# Clear definition of a 'non-oxidizing acid'?

From the Beryllium article in Wikipedia:

Beryllium dissolves readily in non-oxidizing acids, such as $\ce{HCl}$ and diluted $\ce{H2SO4}$, but not in nitric acid or water as this forms the oxide.

I think it would be helpful to have a definition of 'non-oxidizing acid'. Is it an established term in chemistry? Am I right to understand that it is an acid that can only act through its $\ce{H+}$ moiety, and not by the reduction of its conjugate base part (as in the reaction between $\ce{HNO3}$ and $\ce{Cu}$)?

There's a little obscure page titled oxidizing acid on Wikipedia.

The trouble is, until I came across this term, I imagined all acids to be oxidizing by definition. It's not very intuitive.

P.S.

• Yeah, basically that's it. – Mithoron May 11 '16 at 19:26
• "All acids are oxidising by definition" - this is not true - an acid (as far as Arrhenius was concerned) is simply something that releases H+ into solution. It may or may not then go on to oxidise something. HCl + NaOH is not a redox reaction; HCl is an acid but it is not oxidising anything here. HCl + Na is a redox reaction, and yes H+ is acting as an oxidising agent, but that is not because HCl is an acid. It is because Na is so easy to oxidise that H+ can oxidise it. – orthocresol May 11 '16 at 20:19
• Hydroiodic acid is certainly not oxidizing. – Curt F. May 12 '16 at 10:57

A non-oxidising acid is an acid in which there is no stronger oxidant than $\ce{H+}$ at $\mathrm{pH}\ 0$.

Or, in a slightly different wording, a non-oxidising acid would be one that cannot dissolve any noble metal at $1~\mathrm{M}$ concentration, but should (in the absence of effects like overpotential) dissolve any non-noble metal at that concentration.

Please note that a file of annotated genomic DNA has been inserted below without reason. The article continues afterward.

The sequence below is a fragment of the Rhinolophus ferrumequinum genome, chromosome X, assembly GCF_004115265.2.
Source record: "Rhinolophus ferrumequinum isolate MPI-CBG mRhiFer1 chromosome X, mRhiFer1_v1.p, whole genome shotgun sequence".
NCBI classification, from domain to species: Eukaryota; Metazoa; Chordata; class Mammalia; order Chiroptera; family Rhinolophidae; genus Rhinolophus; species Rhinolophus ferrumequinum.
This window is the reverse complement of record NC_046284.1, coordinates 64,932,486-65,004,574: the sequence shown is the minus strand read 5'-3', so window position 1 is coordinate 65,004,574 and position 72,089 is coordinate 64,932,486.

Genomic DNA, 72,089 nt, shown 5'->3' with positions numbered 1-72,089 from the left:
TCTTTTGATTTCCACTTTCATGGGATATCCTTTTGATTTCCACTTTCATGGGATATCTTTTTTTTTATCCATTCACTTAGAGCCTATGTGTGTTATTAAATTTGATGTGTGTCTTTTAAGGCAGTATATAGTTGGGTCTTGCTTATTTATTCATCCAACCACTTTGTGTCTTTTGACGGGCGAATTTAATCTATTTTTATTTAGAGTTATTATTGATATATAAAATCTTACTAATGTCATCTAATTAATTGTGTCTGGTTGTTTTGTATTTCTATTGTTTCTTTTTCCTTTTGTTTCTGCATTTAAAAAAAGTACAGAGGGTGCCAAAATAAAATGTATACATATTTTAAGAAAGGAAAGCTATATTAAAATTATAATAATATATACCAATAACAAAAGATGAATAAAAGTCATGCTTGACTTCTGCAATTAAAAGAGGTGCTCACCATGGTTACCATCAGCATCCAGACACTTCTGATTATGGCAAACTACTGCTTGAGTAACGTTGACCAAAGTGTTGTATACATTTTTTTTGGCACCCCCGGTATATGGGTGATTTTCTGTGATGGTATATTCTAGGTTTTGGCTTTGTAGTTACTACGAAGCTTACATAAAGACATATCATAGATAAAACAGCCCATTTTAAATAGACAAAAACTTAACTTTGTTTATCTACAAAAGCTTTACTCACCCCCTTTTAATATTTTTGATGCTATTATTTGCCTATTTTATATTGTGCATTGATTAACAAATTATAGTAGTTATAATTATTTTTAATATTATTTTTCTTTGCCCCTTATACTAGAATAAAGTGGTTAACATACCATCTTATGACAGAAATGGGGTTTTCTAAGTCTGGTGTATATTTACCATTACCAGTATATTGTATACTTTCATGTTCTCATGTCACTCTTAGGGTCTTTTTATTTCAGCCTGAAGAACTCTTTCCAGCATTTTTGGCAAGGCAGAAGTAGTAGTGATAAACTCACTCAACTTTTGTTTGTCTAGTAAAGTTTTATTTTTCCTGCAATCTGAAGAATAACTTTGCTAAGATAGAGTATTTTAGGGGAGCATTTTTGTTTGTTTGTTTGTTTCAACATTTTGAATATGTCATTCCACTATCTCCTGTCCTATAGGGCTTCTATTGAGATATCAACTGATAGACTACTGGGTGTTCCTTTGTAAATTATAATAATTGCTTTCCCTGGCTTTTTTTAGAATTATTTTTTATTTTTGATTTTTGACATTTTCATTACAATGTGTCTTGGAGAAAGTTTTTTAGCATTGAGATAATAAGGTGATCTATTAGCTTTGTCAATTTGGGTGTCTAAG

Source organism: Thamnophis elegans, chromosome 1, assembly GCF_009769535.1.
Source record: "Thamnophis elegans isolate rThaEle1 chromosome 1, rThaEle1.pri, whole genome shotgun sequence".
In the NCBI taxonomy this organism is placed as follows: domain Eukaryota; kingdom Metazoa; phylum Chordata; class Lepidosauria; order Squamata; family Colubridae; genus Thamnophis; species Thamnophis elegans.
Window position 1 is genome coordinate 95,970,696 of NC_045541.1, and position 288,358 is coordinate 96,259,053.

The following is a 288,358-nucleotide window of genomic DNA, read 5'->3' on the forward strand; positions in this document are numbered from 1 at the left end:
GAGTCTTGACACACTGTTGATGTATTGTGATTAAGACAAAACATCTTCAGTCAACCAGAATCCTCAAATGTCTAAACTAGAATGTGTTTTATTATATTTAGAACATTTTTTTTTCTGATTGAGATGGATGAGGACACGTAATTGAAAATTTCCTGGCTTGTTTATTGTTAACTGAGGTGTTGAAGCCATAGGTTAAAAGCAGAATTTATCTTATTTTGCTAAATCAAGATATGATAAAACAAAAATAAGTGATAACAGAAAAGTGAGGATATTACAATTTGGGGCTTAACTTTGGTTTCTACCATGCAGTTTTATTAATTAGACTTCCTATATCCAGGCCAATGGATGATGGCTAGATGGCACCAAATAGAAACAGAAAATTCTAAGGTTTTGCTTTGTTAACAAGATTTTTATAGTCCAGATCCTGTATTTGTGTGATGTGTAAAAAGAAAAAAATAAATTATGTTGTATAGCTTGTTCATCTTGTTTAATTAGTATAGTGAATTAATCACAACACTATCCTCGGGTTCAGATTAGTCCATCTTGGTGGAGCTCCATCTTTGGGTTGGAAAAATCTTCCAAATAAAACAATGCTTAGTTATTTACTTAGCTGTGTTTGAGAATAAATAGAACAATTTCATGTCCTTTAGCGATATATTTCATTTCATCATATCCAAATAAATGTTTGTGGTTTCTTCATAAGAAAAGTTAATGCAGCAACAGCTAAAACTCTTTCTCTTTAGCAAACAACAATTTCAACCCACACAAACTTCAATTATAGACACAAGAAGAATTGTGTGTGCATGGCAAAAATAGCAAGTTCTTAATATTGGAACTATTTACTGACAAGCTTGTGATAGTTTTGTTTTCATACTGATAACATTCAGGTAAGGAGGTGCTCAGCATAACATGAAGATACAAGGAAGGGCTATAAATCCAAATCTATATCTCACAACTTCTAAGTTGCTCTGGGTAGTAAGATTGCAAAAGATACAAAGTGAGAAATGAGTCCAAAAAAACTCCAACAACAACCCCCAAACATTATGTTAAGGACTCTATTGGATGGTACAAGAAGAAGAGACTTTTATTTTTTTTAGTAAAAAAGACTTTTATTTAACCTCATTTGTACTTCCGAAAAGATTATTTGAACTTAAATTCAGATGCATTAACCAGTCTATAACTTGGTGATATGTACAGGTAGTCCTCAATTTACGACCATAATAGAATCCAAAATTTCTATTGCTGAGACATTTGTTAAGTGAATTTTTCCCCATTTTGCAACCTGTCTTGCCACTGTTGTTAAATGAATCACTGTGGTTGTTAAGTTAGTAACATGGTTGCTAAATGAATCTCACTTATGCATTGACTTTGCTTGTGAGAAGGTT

Nitric acid has the strong oxidation agent $\ce{NO3-}$ present, which will reduce to $\ce{NO}$ or $\ce{NO2}$ depending on the concentration. It is able to oxidise noble metals such as silver.

Hydrochloric acid, on the other hand, has no other oxidising agent. The chloride ion is already fully reduced. Therefore, it is not able to oxidise noble metals such as copper.

Some acids are more strongly oxidising if they are concentrated. Sulphuric acid is one. Only in higher concentrations will reduction of sulphate to $\ce{SO2}$ take place and make the acid oxidising. In lower concentrations, only $\ce{H+}$ takes part in oxidations.

• Jan, are there any cases where the oxidising power of the anion and the H+ (in an acid with acidic hydrogens) are roughly or exactly equal? Such acids would oxidise with both the proton and the anion, and would be of an intermediate class of acids between oxidising and non-oxidising. – harry May 9 at 12:40
• Also, isn't pH=0 and concentration=1M only for strong acids? – harry May 9 at 12:57
• @harry Good point. The standard potential assumes a $\pu{1M}$ concentration of all dissolved ions (including $\ce{H+}$ which maybe doesn't work as well with weak acids. I would have to research what is done in those cases but I am too lazy. As for oxidising anions, I am not aware off the top of my head of any anion that would have an equal oxidising power, but do check the electrochemical series. – Jan May 20 at 8:32

As an add-on, I'll post an excerpt from the 6th edition of "Chemistry: The Molecular Nature of Matter" by Jespersen et al.

Kudos to Freddy who posted it in the chatroom.

• Basically my answer but backed by a textbook ;) – Jan May 13 '16 at 11:20
• @Jan - a lot of good stuff gets dissociated in the chat, why not bring it here, by a salt bridge, as it were; lest the half-cells become unbalanced. – CowperKettle May 13 '16 at 11:36
• I thought this would be more of a metallic bridge but yeah. Not even complaining. Upvoted it towards sportsmanship ;) – Jan May 13 '16 at 11:37

There is really nothing more to say than what's in the Wikipedia article referred to by the OP and the comments. "Nonoxiding acids" are those acids that react with metals by displacement of hydrogen, such as $\ce{HCl}$ reacting with zinc. "Oxidizing acids" like $\ce{HNO3}$ contain more strongly oxidizing components that react instead of the solvated $\ce{H^+}$, or possibly convert wiuld-be displaced hydrogen back to solvated $\ce{H^+}$.

• you can, and should, use $\ce{}$: $\ce{H2O + H+ -> H3O+}$ gives $\ce{H2O + H+ -> H3O+}$ Package documentation – orthocresol May 12 '16 at 10:38
• I went with "solvated $H^+$" because the concept could be applied to nonaqueous solvents. – Oscar Lanzi May 12 '16 at 10:44
• It was just an example of the formatting syntax, I was not commenting on any of the things you wrote – orthocresol May 12 '16 at 10:53
• Ok, point taken. – Oscar Lanzi May 12 '16 at 11:01